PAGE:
The flatback sea turtle (Natator depressus), green sea turtle (Chelonia mydas), hawksbill sea turtle (Eretmochelys imbricata), Kemp’s ridley sea turtle (Lepidochelys kempii), loggerhead sea turtle (Caretta caretta) and the olive ridley sea turtle (Lepidochelys olivacea) belong to the Cheloniidae family.
The main characteristic of this family is the hard keratinized shell, which consists of ossified plates.
Sea turtles in this family are small(er), with the shell length ranging from 2 to 5 feet cm and the body weight in the range from 200 to 330 pounds. Rare specimens of the green sea turtle can weigh almost 900 pounds.
- Dermochelyidae Family
The leatherback sea turtle (Dermochelys coriacea) is the only member of the Dermochelyidae family and is characterized by a soft leathery shell without ossified plates.
The leatherback turtle is not only the largest sea turtle species but also the heaviest non-crocodile reptile. It can grow between 6 and 9 feet in length, 3 and 5 feet in width, and weigh over 1,500 pounds.
2. Life Expectancy
Sea turtles live an average of 60 to 70 years. They grow slowly and, depending on the species, become sexually mature and reach adulthood around the age of 20.
3. Body Shape Advantages And Disadvantages
Compared to their land or freshwater cousins, sea turtles have a more spindle-like body shape, which has both good and bad sides.
The bad sides are the reduced mass and inability to retract the head and limbs into the shell, which is something other turtles species can do, especially when facing predators.
The positive side of having a fusiform body shape is the reduced friction and drag in the water, which allows sea turtles to move through the water more easily and quickly.
4. Migrations And Movement
Due to their metabolic adaptations and physiological mechanisms that we described previously, marine turtles not only have the ability to stay underwater for a long time but also make long journeys. It is quite important for them since they are migratory species of reptiles.
The leatherback turtle is actually one of the most migratory animals in the world, traveling more than 10,000 miles every year. One female specimen was even observed to have traveled 12,000 miles. Loggerhead turtles travel up to 8,000 miles per year.
These seemingly tireless animals can work for a long amount of time during their migratory adventures, sometimes swimming non-stop between 24 and 36 hours.
Although they are slow swimmers that move at speeds between 1.7 m/h and 6.2 m/h, they are known to get a speeding ticket or two occasionally. The leatherback turtle, for example, can swim at a speed of up to 22 m/h.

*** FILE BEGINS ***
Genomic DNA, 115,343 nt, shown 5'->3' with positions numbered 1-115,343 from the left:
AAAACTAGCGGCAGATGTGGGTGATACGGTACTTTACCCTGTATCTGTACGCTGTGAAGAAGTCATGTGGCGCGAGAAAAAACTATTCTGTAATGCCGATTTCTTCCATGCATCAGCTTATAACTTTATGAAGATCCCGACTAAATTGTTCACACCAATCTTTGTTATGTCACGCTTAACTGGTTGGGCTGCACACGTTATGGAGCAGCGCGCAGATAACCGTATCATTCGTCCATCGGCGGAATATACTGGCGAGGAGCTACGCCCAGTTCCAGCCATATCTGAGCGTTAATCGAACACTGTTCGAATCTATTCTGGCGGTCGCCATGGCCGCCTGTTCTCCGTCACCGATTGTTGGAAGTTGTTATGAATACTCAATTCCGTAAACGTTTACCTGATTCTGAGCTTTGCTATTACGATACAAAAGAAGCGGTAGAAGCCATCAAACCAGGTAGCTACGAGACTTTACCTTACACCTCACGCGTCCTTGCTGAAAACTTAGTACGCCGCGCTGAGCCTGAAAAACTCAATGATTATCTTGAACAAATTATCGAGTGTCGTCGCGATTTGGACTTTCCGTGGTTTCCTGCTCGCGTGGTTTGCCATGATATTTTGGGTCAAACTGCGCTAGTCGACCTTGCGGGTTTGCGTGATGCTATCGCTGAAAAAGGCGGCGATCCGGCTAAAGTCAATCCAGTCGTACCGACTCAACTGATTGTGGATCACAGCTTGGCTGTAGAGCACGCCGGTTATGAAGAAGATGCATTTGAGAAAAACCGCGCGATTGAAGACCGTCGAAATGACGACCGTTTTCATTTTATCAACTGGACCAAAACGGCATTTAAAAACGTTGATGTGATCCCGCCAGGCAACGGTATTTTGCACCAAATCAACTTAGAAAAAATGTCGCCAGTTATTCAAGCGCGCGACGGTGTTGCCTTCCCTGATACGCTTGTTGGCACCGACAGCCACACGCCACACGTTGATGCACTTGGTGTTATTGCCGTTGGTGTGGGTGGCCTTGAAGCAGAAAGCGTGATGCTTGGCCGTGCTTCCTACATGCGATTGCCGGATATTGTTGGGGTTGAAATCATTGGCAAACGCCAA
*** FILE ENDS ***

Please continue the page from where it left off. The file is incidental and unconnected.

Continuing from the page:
The leatherback turtle is also the type of sea turtle that can dive the deepest, reaching over 3300 feet.
Since they have oil in the skin and their leather shell can absorb nitrogen, leatherback turtles do not encounter decompression issues which is a common occurrence at these depths, allowing them to roam in deep water freely.
Other species can go over 600 feet.
Even though they have the deep diving ability, most species of sea turtles spend their time swimming and feeding at depths of 30 to 150 feet.
Although most species of sea turtles migrate, some are known to go into a state similar to hibernation or winter sleep. At that time, they rest on the muddy seabed and, in rare instances, come to the surface to breathe air.
Of course, they are able to do this thanks to their ability to spend long periods underwater.
Unfortunately, when they are in a state of hibernation, these turtles often get trapped in nets.
But what is even worse is that people return them immediately to the water, which should not be done because they are in an inactive state that can lead to drowning. They should first be allowed to regain consciousness with proper handling and only then let go back to the sea.
Sea turtles are among the most interesting animals in the world because even though they spend almost their entire lives in water, they have lungs instead of gills. Because of this, they have to go up and surface on a regular basis to breathe air in.
When dealing with serious matters like searching for food, this happens every 4 to 5 minutes. The more mundane activities allow them to go up to 1 hour without breathing in oxygen.
Resting requires the least amount of oxygen, enabling them to spend up to 7 hours surrounded just by H2O (and also some chlorine, sodium, and other elements).
If you want to find out even more exciting info about marine turtles or need clarification regarding some of the stuff in the article, use the comments section!